Syd Barrett’s Drops Line In Pink Floyd Song- Was He Trying To Tell Them Something?

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The Last Contribution to Pink Floyd

Syd Barrett will always be a vital part of Pink Floyd regardless of how long he was actually an official member of the band. He had created the path in which the group ultimately stayed on- a genius musical production, always on the trippier side of things. Yet, his own superfluously hyper-active way of thinking is what lead to his demise within and outside of Pink Floyd.

A Saucerful of Secrets was Pink Floyd’s second studio album. It was released in 1968. During the recording of the album, Barrett was becoming increasingly emotional and unpredictable. This is when David Gilmour was inducted into Pink Floyd and soon took over Barrett’s position. For a short moment Gilmour and Barrett worked together in Pink Floyd. The teamwork was mostly directed towards the last contribution Barrett made- “Jugband Blues.”

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Syd Barrett is credited for more than just “Jugband Blues,” on A Saucerful of Secrets. During the recording sessions in London at the EMI Studios, Barrett was completely present- at least for a couple tracks. He played acoustic and slide guitar on “Remember a Day,” and guitar on “Set The Controls for the Heart of the Sun.”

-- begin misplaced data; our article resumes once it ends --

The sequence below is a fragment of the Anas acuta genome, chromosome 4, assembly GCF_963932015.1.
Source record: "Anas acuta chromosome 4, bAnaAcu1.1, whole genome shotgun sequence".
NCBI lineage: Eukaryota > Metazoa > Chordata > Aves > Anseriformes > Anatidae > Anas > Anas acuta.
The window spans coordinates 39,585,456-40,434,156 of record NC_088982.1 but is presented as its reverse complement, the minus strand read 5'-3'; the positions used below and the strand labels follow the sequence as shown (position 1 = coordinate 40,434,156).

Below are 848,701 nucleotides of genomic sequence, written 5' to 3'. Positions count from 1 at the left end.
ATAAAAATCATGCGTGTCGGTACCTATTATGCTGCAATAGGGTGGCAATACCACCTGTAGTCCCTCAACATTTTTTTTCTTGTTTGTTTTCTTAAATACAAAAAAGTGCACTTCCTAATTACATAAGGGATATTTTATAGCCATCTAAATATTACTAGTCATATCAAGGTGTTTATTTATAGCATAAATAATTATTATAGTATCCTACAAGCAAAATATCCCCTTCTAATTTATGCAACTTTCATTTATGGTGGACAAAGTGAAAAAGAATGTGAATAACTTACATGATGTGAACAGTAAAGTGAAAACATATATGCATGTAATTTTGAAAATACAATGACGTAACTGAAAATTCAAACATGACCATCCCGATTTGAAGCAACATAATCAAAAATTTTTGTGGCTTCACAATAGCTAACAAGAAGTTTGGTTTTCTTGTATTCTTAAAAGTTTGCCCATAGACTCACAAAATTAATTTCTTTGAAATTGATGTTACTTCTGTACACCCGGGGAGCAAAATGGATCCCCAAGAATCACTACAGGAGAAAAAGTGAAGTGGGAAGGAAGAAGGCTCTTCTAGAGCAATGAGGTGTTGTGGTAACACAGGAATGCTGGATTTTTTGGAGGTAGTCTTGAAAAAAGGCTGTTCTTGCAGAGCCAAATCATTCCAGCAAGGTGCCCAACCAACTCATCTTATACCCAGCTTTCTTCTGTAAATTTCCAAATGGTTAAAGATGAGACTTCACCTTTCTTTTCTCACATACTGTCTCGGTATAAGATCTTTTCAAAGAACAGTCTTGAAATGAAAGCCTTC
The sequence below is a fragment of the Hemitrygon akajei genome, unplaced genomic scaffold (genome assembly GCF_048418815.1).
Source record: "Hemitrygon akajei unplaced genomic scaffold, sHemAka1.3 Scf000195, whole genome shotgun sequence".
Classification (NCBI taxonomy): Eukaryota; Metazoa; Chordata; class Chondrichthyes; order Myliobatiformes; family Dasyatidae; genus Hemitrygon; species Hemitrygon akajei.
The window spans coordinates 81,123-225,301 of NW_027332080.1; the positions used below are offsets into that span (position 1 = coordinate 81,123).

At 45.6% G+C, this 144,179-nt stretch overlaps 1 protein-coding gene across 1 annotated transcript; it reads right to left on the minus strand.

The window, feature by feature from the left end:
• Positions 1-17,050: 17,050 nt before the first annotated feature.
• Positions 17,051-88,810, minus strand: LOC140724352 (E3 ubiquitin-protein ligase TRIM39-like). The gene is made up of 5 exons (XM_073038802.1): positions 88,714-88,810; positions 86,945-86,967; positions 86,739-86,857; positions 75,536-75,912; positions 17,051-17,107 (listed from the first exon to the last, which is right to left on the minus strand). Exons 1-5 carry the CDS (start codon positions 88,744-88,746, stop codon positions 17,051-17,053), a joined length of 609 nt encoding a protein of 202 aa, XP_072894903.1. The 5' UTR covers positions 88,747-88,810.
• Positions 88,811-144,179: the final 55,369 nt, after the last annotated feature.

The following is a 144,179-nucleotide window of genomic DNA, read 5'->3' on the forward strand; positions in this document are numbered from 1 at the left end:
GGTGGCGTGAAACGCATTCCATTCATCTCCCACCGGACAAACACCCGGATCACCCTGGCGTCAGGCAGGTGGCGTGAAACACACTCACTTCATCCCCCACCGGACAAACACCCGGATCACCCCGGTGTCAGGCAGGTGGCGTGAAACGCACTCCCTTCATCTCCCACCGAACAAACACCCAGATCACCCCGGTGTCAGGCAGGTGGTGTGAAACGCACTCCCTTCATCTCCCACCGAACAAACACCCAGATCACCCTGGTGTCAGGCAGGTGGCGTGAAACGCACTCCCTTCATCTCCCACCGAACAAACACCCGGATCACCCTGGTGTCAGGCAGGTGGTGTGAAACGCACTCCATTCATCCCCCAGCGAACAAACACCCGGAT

There seems to be a passive agressiveness to the composition of “Jugband Blues.” Barrett understood that his time in the band was coming to a close and this song expresses that. He seems to be very self aware of his own state of mind and writes lyrics that prove this:

It’s awfully considerate of you to think of me here 
And I’m much obliged to you for making it clear 
That I’m not here
And I never knew we could be so thick 
And I never knew the moon could be so blue 
And I’m grateful that you threw away my old shoes 
And brought me here instead dressed in red 
And I’m wondering who could be writing this song
I don’t care if the sun don’t shine 
And I don’t care if nothing is mine 
And I don’t care if I’m nervous with you 
I’ll do my loving in the winter
And the sea isn’t green 
And I love the queen 
And what exactly is a dream 
And what exactly is a joke


The song is truly heartbreaking. It seems as though Barrett was trying his hardest to hold onto something he didn’t want to lose- his camaraderie with Pink Floyd and his ability to grasp any control over his thoughts. At the same time, he felt anger towards the inevitable loss of both. There’s a lot of emotions swirling around.

“Jugband Blues,” still features proof of Syd Barrett’s musical genius, no matter how powerful it was at this point in his career. The key signatures he used are amazing. At the start of the song he plays at 5/4, then moves onto the next bar 6/4, and as he sings “And I never knew the moon… ” he goes to 4/4.


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Combined with the poignant lyrics- Syd Barrett’s last Pink Floyd song was a perfect farewell to his contribution to music history.